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Artificial vision system offers groundbreaking results for blindness

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Two years after a team of multi-institution researchers surgically implanted the Intracortical Visual Prosthesis (ICVP) in a patient with blindness, new participants are needed for ongoing studies in the field of artificial vision.

Talk about this ICVP.

The ICVP system is an implant designed to bypass the retina and optic nerves to connect directly to the brain’s visual cortex.

Most notably: It’s the first intracortical visual implant to use a group of fully implanted miniaturized wireless stimulators to explore whether individuals with blindness can utilize the artificial vision provided by this approach, according to IIT.

So who developed this technology?

The technology was developed by a research team at the Illinois Institute of Technology (ITT) led by Philip R. Troyk, a professor of biomedical engineering and executive director of IIT’s Pritzker Institute of Biomedical Science and Engineering.

Other institutions involved in this project included:

Gotcha. Now back to this system … how do these stimulators work?

The implanted, dot-like wire simulator modules communicate image information—captured via a video camera—directly to the brain.

Called wireless floating microelectrode arrays (WFMA), each module contains 18 microelectrodes that obtain their power and digital commands through a wireless link (thus, requiring no wires or connectors to cross a patient’s scalp).

When the WFMAs receive their commands, camera images are communicated to the brain, “creating a crude visual perception of the image” that benefits an individual and enables them to perform visually-guided tasks.

Where are they implanted, exactly?

In the occipital lobe on the back of the head (above the neck).

And who qualifies for this?

The ICVP can only be used by individuals who previously had vision until at least the age of 12 (in order for the visual cortex to sufficiently develop).

Give me an example.

The first patient to have the device implanted in their brain was a 55-year-old man who lost his vision in 2017 due to detached retina surgeries and infection.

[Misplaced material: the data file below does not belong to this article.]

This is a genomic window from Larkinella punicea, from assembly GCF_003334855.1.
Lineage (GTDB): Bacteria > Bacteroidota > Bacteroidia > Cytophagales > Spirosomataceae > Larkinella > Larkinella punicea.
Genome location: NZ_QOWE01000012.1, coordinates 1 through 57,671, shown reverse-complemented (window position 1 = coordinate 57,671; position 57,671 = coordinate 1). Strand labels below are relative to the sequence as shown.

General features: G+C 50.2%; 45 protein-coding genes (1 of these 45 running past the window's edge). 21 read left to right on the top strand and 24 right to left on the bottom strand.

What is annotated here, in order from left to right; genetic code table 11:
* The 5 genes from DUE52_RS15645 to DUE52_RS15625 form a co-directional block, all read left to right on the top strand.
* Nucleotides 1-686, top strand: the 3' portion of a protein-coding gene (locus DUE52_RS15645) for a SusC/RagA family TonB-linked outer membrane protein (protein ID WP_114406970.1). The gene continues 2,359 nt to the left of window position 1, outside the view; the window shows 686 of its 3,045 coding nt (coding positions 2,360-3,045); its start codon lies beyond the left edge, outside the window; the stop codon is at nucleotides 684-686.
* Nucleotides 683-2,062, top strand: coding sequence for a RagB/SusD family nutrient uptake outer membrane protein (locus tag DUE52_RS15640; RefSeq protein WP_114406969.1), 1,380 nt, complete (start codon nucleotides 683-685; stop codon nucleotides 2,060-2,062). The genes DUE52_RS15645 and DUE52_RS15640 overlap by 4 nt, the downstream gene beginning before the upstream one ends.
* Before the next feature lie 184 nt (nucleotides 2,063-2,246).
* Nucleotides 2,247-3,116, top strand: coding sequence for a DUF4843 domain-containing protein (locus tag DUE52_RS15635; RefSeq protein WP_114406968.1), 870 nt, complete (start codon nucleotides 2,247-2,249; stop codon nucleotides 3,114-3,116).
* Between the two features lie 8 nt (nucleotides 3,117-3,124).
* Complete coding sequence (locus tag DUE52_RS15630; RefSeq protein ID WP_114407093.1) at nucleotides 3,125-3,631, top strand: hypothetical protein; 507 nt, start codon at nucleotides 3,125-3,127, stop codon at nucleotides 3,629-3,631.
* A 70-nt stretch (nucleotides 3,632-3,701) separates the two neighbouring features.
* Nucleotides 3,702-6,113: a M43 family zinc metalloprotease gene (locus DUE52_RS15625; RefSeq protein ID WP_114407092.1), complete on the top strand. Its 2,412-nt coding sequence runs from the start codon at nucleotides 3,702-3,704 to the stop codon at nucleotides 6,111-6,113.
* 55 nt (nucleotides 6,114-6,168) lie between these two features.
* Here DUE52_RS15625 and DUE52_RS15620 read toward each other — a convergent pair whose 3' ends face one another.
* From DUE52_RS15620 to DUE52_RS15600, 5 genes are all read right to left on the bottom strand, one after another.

When wearing the system’s camera—attached to a pair of glasses that transmit the surrounding area—the patient reported that the images he sees are more “blips on a radar screen.”

And for more complex exercises, an infrared camera setting enables him to locate objects or other people around him. “I don’t see a person. I see dots that tell me there is something there,” the patient stated. “And then you have to use other senses to figure out what it is.”

What’s the expectation for long-term use?

Ideally, researchers expect the brain to learn to interpret the artificial vision information and for “some useful vision perception” to result.

And how does this system compare to similar neurotechnology?

Per IIT, other neurotechnologies focus on neural implants for brain privacy and data concerns.

This implant, on the other hand, is reported to create artificial vision by directly stimulating the visual cortex (bypassing damaged optical pathways in the process).

Gotcha. So what clinical research has been conducted?

IIT and The Chicago Lighthouse launched a phase 1 feasibility study in 2021 to investigate the ICVP’s safety in enabling some light perception in blind individuals.

The study setup: After implant surgery and an estimated one month of recovery, participants are evaluated for 1-3 years; follow-up exams include 2-3 visits for approximately 6 hours (per visit) for the first year and return visits every few months until the end of Year 3.

Is this an ongoing study?

Indeed it is. In fact, the ICVP project has initiated a call for new volunteers to participate in the study. To learn more, visit or email

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